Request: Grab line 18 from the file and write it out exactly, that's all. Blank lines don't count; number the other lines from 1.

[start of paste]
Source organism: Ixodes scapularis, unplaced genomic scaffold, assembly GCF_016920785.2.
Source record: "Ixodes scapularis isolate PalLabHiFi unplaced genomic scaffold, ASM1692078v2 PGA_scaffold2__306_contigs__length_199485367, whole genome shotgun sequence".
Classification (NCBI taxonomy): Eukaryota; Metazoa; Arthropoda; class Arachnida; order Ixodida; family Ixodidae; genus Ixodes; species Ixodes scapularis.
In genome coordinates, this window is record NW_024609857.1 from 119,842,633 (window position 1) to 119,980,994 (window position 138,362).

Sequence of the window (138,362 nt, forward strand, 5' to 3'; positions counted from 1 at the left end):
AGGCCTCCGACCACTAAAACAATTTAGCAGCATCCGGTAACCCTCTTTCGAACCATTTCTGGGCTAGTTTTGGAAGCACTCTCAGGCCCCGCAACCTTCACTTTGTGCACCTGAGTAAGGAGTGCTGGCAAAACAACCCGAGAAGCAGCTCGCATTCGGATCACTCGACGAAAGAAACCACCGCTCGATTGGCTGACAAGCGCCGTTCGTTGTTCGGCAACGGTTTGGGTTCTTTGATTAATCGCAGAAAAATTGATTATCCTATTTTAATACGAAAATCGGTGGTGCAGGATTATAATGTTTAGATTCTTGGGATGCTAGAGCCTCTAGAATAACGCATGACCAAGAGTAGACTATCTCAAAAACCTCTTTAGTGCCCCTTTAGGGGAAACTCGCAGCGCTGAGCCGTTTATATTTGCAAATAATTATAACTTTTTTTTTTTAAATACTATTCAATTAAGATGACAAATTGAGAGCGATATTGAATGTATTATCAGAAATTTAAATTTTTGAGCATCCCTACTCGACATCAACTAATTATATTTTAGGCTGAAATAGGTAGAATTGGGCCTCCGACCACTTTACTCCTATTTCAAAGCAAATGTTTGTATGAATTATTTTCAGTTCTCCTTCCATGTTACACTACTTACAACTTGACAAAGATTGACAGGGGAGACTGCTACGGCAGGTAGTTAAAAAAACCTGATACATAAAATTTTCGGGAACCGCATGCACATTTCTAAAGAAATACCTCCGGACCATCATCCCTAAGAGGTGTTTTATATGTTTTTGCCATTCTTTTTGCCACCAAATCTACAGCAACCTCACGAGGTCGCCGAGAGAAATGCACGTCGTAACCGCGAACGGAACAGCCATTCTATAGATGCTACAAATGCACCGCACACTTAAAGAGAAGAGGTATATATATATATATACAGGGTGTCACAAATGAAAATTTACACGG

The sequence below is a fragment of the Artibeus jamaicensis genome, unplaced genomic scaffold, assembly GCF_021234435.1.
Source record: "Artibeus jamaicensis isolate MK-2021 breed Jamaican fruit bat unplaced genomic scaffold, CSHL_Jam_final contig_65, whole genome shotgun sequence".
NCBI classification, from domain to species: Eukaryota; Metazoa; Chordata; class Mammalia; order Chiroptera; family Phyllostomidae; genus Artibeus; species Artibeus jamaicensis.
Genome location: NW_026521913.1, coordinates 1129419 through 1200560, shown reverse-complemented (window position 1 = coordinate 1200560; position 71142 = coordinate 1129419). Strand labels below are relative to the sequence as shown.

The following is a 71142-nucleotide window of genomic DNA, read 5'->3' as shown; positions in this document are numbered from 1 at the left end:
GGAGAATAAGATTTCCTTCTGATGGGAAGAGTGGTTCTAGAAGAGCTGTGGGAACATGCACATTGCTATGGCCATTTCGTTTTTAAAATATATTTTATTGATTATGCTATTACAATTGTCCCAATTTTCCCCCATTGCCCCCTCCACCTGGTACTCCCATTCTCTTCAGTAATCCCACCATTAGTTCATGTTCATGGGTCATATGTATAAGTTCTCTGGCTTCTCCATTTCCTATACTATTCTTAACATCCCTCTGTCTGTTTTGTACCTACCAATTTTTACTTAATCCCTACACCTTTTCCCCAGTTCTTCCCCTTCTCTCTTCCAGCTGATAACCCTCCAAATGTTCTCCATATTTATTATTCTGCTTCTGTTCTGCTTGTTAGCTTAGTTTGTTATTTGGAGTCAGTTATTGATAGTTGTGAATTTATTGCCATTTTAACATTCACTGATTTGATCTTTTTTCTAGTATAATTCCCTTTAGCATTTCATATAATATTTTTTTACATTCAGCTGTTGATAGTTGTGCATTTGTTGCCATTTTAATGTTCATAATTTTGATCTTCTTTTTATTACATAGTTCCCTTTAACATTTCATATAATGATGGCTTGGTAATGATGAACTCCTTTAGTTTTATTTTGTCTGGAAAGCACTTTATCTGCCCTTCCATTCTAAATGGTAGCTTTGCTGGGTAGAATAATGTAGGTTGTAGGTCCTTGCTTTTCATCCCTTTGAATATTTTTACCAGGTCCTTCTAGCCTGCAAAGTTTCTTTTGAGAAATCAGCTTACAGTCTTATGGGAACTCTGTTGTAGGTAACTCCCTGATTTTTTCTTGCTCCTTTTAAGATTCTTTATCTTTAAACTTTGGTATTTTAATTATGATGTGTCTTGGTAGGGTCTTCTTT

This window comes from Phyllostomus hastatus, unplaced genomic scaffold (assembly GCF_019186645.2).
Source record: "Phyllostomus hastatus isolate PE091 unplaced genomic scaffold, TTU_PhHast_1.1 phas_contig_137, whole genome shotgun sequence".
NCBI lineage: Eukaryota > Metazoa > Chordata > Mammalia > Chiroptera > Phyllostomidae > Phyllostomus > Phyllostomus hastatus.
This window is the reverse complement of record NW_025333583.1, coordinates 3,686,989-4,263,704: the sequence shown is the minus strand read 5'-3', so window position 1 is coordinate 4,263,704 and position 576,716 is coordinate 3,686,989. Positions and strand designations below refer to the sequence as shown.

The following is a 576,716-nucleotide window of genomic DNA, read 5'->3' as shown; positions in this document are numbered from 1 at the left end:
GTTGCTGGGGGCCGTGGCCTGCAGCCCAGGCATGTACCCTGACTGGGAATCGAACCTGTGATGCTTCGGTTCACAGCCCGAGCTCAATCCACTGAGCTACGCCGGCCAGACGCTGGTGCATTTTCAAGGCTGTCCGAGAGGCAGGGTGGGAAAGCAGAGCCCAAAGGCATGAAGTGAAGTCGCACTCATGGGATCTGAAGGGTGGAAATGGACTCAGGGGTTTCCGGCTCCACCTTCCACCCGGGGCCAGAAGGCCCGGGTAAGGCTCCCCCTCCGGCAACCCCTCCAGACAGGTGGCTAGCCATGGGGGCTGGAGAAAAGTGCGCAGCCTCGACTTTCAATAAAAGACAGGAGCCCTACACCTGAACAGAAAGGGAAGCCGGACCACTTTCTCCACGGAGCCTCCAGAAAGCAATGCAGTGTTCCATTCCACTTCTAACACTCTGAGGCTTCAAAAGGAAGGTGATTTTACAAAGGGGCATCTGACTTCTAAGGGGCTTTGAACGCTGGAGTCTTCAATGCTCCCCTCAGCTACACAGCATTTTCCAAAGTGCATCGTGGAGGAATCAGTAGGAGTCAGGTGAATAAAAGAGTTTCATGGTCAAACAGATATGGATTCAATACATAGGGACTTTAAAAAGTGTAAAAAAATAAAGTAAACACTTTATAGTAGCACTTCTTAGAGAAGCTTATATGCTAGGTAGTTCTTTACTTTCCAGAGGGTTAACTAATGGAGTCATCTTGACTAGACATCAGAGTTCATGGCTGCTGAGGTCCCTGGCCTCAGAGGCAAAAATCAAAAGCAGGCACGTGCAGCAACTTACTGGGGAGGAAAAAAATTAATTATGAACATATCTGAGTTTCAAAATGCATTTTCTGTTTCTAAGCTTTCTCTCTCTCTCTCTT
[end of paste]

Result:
GTTGCTGGGGGCCGTGGCCTGCAGCCCAGGCATGTACCCTGACTGGGAATCGAACCTGTGATGCTTCGGTTCACAGCCCGAGCTCAATCCACTGAGCTACGCCGGCCAGACGCTGGTGCATTTTCAAGGCTGTCCGAGAGGCAGGGTGGGAAAGCAGAGCCCAAAGGCATGAAGTGAAGTCGCACTCATGGGATCTGAAGGGTGGAAATGGACTCAGGGGTTTCCGGCTCCACCTTCCACCCGGGGCCAGAAGGCCCGGGTAAGGCTCCCCCTCCGGCAACCCCTCCAGACAGGTGGCTAGCCATGGGGGCTGGAGAAAAGTGCGCAGCCTCGACTTTCAATAAAAGACAGGAGCCCTACACCTGAACAGAAAGGGAAGCCGGACCACTTTCTCCACGGAGCCTCCAGAAAGCAATGCAGTGTTCCATTCCACTTCTAACACTCTGAGGCTTCAAAAGGAAGGTGATTTTACAAAGGGGCATCTGACTTCTAAGGGGCTTTGAACGCTGGAGTCTTCAATGCTCCCCTCAGCTACACAGCATTTTCCAAAGTGCATCGTGGAGGAATCAGTAGGAGTCAGGTGAATAAAAGAGTTTCATGGTCAAACAGATATGGATTCAATACATAGGGACTTTAAAAAGTGTAAAAAAATAAAGTAAACACTTTATAGTAGCACTTCTTAGAGAAGCTTATATGCTAGGTAGTTCTTTACTTTCCAGAGGGTTAACTAATGGAGTCATCTTGACTAGACATCAGAGTTCATGGCTGCTGAGGTCCCTGGCCTCAGAGGCAAAAATCAAAAGCAGGCACGTGCAGCAACTTACTGGGGAGGAAAAAAATTAATTATGAACATATCTGAGTTTCAAAATGCATTTTCTGTTTCTAAGCTTTCTCTCTCTCTCTCTT